Châtel resort - Portes du Soleil ski area
Châtel in Val d’Abondance
Châtel is an alpine village nestled at 1200m altitude in the deep of the Val d'Abondance, in Chablais.
This French region shares a border with the Swiss Canton of Valais.
This remarkable situation led Châtel to become one of the 12 ski resorts of the Portes du Soleil.
Considered a mid-mountain resort, Châtel also attracts hiking enthusiasts during the summer.
It indeed offers an impressive number of hiking trails, many of which are straddling France and Switzerland.
The river Dranse d'Abondance carved the 25km long valley that links Chevenoz to Châtel.
This valley is the former Canton d’Abondance, which once was part of the historic Savoy.
Many think that the valley was named abundance for its lush meadows, an ideal environment for the breeding of dairy cows.
The rich milk they produce indeed serves for the production of Fourme d’Abondance, a delicious cheese that was granted an AOC in 1990.
Others think that this word is of Burgundian origin.
Indeed, the first traces of recorded occupation date back to the 5th century, when a tribe driven out of Burgundy by the Huns, came to take refuge in the valley.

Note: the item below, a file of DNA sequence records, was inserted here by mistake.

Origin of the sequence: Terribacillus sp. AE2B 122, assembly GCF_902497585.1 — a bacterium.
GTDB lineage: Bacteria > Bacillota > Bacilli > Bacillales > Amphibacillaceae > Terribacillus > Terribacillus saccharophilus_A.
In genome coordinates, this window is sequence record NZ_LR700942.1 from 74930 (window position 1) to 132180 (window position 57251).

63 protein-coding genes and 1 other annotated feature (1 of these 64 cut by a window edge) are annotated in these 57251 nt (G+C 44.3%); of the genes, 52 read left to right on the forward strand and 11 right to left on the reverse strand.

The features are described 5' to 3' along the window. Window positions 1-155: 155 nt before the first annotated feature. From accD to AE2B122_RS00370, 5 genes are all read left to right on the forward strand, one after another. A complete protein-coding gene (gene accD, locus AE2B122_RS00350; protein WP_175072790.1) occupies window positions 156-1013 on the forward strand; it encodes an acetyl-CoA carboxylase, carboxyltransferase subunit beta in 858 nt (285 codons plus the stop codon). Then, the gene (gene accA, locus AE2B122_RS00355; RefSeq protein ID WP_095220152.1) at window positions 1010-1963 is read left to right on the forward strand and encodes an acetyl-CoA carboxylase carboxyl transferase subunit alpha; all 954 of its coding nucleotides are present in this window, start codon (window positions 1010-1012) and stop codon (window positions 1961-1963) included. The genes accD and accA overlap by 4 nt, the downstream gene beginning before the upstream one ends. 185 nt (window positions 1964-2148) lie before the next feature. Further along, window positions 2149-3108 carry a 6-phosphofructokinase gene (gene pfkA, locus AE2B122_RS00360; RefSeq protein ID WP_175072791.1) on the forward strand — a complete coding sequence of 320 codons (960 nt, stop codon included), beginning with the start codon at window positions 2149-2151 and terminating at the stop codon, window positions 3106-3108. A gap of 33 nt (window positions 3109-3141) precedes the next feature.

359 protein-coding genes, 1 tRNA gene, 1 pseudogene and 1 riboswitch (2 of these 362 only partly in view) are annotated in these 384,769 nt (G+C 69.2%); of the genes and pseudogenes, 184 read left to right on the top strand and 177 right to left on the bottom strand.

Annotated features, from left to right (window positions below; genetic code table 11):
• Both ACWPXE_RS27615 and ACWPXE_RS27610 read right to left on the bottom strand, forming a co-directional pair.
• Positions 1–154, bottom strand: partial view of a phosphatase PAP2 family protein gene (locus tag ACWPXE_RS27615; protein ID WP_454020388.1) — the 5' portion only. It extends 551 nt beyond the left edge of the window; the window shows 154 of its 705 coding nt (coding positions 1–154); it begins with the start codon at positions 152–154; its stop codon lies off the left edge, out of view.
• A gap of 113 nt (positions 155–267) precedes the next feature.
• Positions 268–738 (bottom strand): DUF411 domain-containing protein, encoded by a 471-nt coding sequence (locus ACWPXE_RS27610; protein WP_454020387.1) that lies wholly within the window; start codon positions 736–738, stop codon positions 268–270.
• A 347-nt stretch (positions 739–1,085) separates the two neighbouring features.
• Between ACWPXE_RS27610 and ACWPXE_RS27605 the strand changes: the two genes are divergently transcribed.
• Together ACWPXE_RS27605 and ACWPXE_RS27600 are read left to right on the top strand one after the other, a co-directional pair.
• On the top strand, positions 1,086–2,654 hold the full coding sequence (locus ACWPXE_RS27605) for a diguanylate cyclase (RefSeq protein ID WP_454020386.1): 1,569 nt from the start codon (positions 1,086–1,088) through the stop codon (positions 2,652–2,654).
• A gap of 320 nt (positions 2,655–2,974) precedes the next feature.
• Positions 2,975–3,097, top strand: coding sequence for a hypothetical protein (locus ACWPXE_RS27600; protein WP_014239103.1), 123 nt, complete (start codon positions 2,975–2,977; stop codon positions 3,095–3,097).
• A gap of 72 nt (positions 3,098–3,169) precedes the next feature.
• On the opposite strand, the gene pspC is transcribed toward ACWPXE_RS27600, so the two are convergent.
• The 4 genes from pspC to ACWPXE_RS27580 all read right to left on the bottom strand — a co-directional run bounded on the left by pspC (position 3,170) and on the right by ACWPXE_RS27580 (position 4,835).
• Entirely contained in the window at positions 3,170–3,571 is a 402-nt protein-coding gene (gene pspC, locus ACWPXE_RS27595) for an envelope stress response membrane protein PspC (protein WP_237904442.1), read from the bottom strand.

The undeniable Burgundian origin of many local names seems to corroborate this version.
The name Châtel, on the other hand, is Old French for castle and would suggest that the village was once fortified.
However, no physical trace nor recorded text - known to date – corroborates this.
Abbaye d’ Abondance
The Val d'Abondance is centered around the Abbaye d’Abondance.
The monks of the abbey of Saint Maurice d'Agaune founded a priory in La Chapelle d'Abondance in 1108.
The priory was granted the status of abbey shortly after and was transferred to Abondance.
Spared from destruction, it still has its original church, cloister and convent buildings.
It was also the first abbey of Savoy to be classified historic monument in 1875.
Finally, the Ministry of Culture and Communication awarded it also the Pays d'Art et d'Histoire de la Vallée d'Abondance label in 2003.